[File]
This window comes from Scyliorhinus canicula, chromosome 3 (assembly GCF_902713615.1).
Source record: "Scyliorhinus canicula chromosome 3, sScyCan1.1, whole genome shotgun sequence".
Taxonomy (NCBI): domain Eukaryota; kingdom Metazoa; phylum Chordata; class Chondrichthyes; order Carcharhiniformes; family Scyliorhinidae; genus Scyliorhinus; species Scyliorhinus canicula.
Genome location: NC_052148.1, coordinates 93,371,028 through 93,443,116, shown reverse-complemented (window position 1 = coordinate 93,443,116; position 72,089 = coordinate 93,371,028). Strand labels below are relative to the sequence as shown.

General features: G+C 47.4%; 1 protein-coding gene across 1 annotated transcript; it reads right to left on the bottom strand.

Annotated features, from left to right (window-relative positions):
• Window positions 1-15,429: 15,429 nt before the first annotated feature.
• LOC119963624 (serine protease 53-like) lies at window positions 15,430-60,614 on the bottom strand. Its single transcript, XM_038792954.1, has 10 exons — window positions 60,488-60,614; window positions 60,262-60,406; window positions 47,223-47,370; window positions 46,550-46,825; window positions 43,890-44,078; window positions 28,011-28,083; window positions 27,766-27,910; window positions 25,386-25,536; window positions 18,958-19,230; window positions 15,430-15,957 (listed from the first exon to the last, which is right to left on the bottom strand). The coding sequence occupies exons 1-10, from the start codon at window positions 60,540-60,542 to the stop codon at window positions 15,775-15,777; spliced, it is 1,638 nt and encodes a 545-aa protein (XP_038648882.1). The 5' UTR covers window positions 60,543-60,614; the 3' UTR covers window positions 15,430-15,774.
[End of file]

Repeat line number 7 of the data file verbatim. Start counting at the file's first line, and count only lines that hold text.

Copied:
• Window positions 1-15,429: 15,429 nt before the first annotated feature.